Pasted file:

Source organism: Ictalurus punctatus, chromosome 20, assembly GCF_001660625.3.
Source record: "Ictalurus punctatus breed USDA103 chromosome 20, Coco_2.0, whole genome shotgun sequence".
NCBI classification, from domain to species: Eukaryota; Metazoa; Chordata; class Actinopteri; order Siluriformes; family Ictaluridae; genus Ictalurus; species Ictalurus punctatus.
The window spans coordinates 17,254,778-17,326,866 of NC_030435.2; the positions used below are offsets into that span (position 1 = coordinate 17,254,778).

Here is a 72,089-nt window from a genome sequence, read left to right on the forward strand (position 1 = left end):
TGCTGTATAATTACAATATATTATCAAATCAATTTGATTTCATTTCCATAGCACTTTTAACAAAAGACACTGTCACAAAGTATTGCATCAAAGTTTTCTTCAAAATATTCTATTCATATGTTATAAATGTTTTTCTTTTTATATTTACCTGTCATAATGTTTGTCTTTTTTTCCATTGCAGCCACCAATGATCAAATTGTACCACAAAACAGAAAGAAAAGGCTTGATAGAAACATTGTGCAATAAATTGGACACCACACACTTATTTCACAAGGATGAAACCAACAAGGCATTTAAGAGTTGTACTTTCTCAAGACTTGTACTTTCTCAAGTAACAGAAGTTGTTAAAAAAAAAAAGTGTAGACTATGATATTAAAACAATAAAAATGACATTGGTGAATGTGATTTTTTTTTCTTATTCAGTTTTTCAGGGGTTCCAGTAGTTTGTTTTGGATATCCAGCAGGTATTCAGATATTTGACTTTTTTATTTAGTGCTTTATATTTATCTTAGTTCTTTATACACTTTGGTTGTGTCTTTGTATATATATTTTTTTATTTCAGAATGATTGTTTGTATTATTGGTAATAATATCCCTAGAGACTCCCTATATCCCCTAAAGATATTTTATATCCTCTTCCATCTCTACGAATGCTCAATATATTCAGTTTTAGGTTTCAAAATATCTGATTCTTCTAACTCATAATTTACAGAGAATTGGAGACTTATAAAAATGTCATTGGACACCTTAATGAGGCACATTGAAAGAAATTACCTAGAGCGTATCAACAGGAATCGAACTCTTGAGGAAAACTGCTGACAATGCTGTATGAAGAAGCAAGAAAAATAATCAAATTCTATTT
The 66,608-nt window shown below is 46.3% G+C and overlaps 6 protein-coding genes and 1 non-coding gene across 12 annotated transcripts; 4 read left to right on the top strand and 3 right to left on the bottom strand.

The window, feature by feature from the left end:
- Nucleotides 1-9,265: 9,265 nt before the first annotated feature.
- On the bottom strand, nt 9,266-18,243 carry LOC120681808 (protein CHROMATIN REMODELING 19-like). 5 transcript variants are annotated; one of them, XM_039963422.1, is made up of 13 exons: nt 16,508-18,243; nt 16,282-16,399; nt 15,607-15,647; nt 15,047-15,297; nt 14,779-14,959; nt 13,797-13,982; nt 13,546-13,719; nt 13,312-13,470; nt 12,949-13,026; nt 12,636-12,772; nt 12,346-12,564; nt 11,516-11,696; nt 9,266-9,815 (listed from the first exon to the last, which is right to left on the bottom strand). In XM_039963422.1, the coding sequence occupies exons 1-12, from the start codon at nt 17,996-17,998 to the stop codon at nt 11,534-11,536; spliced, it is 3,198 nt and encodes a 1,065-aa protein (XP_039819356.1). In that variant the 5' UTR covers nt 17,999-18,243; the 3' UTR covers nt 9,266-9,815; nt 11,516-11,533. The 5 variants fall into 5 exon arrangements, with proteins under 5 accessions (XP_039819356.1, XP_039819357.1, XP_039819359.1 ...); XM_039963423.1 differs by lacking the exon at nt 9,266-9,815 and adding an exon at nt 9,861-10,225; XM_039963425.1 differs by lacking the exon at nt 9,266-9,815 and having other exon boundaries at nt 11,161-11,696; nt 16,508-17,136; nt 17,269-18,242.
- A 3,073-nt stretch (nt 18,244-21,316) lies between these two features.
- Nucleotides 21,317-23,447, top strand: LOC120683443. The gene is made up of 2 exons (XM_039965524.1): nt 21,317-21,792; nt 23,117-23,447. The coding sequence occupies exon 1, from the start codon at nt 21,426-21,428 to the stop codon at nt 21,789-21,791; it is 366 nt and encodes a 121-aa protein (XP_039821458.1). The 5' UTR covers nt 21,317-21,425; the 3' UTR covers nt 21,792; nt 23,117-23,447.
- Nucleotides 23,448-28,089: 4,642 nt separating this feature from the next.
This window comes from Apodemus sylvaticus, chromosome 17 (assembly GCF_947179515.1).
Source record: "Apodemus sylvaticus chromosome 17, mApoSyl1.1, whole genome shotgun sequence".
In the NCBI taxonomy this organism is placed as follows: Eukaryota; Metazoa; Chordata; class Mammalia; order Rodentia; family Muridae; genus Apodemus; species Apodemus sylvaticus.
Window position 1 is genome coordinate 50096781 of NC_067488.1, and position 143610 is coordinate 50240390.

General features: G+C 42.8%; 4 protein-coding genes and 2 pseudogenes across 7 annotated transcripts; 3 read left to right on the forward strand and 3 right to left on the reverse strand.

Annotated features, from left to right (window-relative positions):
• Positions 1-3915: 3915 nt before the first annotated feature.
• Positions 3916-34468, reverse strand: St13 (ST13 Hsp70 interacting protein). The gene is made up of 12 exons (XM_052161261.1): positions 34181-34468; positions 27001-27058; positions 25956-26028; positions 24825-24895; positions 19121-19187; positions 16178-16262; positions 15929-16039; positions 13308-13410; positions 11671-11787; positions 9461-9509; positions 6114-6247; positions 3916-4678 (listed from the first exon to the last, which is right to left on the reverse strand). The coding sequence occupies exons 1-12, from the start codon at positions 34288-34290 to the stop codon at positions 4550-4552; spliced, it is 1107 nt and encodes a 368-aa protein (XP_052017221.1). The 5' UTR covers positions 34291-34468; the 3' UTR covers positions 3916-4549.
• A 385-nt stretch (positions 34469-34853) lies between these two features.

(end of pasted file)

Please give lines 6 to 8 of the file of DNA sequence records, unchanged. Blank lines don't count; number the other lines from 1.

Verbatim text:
TGCTGTATAATTACAATATATTATCAAATCAATTTGATTTCATTTCCATAGCACTTTTAACAAAAGACACTGTCACAAAGTATTGCATCAAAGTTTTCTTCAAAATATTCTATTCATATGTTATAAATGTTTTTCTTTTTATATTTACCTGTCATAATGTTTGTCTTTTTTTCCATTGCAGCCACCAATGATCAAATTGTACCACAAAACAGAAAGAAAAGGCTTGATAGAAACATTGTGCAATAAATTGGACACCACACACTTATTTCACAAGGATGAAACCAACAAGGCATTTAAGAGTTGTACTTTCTCAAGACTTGTACTTTCTCAAGTAACAGAAGTTGTTAAAAAAAAAAAGTGTAGACTATGATATTAAAACAATAAAAATGACATTGGTGAATGTGATTTTTTTTTCTTATTCAGTTTTTCAGGGGTTCCAGTAGTTTGTTTTGGATATCCAGCAGGTATTCAGATATTTGACTTTTTTATTTAGTGCTTTATATTTATCTTAGTTCTTTATACACTTTGGTTGTGTCTTTGTATATATATTTTTTTATTTCAGAATGATTGTTTGTATTATTGGTAATAATATCCCTAGAGACTCCCTATATCCCCTAAAGATATTTTATATCCTCTTCCATCTCTACGAATGCTCAATATATTCAGTTTTAGGTTTCAAAATATCTGATTCTTCTAACTCATAATTTACAGAGAATTGGAGACTTATAAAAATGTCATTGGACACCTTAATGAGGCACATTGAAAGAAATTACCTAGAGCGTATCAACAGGAATCGAACTCTTGAGGAAAACTGCTGACAATGCTGTATGAAGAAGCAAGAAAAATAATCAAATTCTATTT
The 66,608-nt window shown below is 46.3% G+C and overlaps 6 protein-coding genes and 1 non-coding gene across 12 annotated transcripts; 4 read left to right on the top strand and 3 right to left on the bottom strand.

The window, feature by feature from the left end: